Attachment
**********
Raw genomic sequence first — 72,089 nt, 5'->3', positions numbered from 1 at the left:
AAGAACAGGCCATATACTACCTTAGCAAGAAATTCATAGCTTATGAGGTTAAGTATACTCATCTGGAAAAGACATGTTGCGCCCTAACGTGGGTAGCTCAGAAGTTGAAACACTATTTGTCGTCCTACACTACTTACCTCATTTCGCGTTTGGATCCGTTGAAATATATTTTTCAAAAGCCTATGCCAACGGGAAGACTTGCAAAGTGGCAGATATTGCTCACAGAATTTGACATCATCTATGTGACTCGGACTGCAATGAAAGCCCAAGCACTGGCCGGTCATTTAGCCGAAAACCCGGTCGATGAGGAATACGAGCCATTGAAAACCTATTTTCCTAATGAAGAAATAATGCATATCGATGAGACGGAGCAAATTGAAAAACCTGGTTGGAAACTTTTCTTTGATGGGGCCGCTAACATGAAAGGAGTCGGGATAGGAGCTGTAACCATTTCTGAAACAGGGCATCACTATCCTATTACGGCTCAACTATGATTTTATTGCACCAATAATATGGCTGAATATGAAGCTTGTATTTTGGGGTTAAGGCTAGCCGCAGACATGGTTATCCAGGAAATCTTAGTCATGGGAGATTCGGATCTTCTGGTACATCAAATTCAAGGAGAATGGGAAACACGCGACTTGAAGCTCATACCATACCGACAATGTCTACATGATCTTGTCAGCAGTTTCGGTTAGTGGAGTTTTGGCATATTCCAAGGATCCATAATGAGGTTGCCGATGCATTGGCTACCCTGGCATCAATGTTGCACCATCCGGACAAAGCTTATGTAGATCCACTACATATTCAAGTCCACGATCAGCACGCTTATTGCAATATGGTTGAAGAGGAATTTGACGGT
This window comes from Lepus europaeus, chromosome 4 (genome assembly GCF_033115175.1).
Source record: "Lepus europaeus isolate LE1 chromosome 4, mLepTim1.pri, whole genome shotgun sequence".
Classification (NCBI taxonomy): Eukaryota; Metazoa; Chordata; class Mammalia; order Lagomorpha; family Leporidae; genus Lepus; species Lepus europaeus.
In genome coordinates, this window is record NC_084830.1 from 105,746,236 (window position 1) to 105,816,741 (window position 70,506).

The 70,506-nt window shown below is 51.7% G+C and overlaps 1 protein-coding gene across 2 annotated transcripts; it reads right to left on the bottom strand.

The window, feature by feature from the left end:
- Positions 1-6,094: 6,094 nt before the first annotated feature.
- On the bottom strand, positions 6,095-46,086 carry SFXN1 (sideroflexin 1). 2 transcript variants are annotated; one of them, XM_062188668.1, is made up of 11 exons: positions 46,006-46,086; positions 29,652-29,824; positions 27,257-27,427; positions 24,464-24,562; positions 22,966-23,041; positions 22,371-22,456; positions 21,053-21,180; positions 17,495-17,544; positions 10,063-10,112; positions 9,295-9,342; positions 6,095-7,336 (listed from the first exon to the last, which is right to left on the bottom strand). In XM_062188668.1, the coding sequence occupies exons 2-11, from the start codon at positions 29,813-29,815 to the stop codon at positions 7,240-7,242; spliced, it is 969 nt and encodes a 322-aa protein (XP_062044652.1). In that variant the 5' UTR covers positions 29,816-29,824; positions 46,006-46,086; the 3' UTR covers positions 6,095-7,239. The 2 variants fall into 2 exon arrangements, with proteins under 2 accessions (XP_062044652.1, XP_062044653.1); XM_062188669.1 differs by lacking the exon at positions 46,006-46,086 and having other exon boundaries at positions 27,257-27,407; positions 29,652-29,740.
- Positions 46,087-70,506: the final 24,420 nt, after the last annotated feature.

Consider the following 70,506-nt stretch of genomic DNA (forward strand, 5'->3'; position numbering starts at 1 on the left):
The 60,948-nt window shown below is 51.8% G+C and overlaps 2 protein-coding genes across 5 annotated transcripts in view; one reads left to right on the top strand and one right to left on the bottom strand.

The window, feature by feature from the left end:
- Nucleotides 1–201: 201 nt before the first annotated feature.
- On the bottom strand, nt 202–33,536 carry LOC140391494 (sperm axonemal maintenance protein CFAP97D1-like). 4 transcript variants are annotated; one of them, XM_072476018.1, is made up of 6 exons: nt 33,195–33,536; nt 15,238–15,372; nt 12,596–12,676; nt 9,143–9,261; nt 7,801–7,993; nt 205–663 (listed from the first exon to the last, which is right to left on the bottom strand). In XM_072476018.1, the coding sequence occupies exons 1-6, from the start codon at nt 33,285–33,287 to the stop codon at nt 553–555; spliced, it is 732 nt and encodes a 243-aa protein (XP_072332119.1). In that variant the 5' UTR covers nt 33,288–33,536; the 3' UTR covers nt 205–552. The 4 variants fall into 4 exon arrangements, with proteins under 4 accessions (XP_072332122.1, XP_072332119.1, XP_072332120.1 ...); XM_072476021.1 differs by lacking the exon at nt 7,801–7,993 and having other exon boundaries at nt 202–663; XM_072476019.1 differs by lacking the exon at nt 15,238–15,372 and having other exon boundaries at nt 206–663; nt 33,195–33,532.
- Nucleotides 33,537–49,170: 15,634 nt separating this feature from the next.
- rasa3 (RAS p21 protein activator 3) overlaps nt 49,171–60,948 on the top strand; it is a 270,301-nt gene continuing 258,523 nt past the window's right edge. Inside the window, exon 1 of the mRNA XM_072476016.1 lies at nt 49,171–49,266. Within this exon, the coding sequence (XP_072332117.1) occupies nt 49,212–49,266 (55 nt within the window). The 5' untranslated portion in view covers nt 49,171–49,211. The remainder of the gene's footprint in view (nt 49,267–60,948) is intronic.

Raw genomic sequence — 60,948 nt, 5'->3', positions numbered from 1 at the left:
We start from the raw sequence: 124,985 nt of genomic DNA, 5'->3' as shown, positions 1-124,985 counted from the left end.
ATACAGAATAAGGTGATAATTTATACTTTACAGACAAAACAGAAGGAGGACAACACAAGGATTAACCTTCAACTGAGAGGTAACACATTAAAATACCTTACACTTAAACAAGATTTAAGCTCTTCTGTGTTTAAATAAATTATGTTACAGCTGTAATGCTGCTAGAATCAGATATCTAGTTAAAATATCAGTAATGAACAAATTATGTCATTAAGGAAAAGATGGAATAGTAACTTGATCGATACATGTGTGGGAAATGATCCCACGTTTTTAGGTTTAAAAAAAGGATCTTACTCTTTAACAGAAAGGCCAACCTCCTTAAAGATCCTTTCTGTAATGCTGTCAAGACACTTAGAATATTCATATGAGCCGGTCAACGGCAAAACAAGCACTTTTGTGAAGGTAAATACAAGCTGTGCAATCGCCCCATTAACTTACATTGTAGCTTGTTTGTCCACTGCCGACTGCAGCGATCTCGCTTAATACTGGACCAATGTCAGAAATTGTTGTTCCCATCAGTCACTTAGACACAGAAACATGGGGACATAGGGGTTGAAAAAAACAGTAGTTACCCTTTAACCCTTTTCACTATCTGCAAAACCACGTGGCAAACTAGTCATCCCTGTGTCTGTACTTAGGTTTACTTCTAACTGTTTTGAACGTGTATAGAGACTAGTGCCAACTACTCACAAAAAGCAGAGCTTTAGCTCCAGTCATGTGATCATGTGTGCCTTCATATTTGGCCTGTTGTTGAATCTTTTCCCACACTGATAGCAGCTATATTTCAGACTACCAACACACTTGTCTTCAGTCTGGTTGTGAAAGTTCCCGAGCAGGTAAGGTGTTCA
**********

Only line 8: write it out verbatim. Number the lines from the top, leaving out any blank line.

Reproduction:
The window, feature by feature from the left end: